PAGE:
Time for a Kombucha Reload. I’ve got a pretty good routine for keeping myself in kombucha. I managed to generate a gallon-sized SCOBY and I’ve worked up to a good mash to make to feed the SCOBY. Here’s my recipe for kombucha.
- 1 gallon water
- 1 cup cane sugar
- 12 bags black tea
Living in the District of Columbia suburbs has its perks, but the water really sucks. I like to boil it hard for 5-10 minutes before any fermenting projects. It drives out the chlorine that would kill my good bacteria and yeasts. I think it also helps with the strong sulfur nose that doesn’t lend much to the finished product.
Here’s my main fermenter. I’ve already siphoned out a couple of glasses to drink, but I’d like to get a little bottled for the fridge and I have to make sure I leave some for the next batch. I’ve had good results with leaving the SCOBY floating in a pint of the last batch and then adding 3 1/2 quarts of sweet tea.
Very gently, I stick a siphon hose half-way into the fermenting jar. From there, I can siphon out clear kombucha until there’s nothing left in the jar, except the sots and the SCOBY. Once I’ve saved off the drinkable kombucha, I funnel that into flip tops for the fridge and then clean out the fermenter. Hint: Leave the freshly bottled kombucha, sealed in the bottles, out of the refrigerator for a couple of days to ferment a little longer and gather up some carbonation. This is the same method I use for fermenting my ginger beer.
Despite the health benefits of ingesting the spent yeast cells that collect on the SCOBY and pile up in the bottom of the jar, personally, I think they’re gross and like to get rid of them. So I rinse out the fermenter jar and wipe off the SCOBY. Don’t be tempted to rinse anything under the faucet!!! Remember the chlorine in the tap water??? Certain death! A clean towel removes the bulk of the gunk.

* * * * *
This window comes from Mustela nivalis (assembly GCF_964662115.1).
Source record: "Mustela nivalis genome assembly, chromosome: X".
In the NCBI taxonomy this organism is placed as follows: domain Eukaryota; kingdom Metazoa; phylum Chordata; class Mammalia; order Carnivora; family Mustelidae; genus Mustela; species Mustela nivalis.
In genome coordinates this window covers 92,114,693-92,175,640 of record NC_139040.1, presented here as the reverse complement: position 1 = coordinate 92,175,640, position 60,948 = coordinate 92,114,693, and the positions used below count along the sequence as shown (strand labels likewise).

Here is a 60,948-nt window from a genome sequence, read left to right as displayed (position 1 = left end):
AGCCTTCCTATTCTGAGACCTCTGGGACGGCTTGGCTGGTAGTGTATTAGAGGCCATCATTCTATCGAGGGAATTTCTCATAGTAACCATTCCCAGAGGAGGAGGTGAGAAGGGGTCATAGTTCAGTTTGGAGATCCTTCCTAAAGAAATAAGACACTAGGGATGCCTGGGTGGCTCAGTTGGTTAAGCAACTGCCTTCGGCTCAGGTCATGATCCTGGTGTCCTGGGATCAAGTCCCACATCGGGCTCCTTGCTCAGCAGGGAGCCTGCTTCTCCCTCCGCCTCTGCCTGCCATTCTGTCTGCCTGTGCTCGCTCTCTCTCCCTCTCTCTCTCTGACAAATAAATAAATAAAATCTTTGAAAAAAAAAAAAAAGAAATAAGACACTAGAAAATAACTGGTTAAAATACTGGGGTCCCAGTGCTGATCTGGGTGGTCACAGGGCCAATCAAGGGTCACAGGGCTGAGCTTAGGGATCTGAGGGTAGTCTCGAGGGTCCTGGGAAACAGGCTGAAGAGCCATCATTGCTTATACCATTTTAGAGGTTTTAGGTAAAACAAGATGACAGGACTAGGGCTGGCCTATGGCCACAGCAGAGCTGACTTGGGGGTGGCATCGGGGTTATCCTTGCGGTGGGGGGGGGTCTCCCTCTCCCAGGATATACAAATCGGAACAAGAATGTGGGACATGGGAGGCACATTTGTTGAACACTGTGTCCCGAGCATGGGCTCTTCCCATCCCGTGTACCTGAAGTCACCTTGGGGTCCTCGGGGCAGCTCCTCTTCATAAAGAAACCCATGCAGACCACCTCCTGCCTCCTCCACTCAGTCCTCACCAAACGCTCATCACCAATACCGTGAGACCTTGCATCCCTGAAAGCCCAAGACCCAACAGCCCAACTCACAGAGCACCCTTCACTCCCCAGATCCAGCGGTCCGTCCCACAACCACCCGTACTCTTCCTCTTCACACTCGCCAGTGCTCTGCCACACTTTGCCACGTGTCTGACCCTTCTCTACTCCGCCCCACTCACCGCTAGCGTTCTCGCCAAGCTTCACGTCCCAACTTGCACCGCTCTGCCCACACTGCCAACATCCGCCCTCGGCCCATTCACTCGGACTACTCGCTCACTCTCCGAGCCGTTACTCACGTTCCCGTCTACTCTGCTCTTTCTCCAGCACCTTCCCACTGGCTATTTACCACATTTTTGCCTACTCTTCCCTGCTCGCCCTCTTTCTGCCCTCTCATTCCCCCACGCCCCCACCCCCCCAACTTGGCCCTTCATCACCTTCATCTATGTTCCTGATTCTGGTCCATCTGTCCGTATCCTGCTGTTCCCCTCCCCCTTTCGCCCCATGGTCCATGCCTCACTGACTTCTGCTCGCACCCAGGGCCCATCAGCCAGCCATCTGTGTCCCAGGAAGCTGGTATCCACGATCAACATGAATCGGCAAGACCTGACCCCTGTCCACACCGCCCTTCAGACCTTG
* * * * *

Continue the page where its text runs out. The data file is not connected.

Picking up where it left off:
- The boiled off water gets 12 tea bags and 1 cup of cane sugar. I guess you could, and a lot of people do, use white sugar. I like the raw stuff. There’s a little more flavor in it that adds a nice tone to the kombucha. The white stuff is just sweet. The raw stuff is sweet, but there’s flavor, too. I found some real cheap black tea at the Asian market. A couple of dollars bought me a hundred bags of fairly delicious tea.
- Leave the tea to brew while the water cools. Use a Thermapen and wait until the brew is under 100 F before you pour it into the fermenter. Cooking your precious SCOBY would be a very bad thing. So, pour the cooled tea into the fermenter and put it back in the warm, dark cupboard and wait a week or two for the next batch…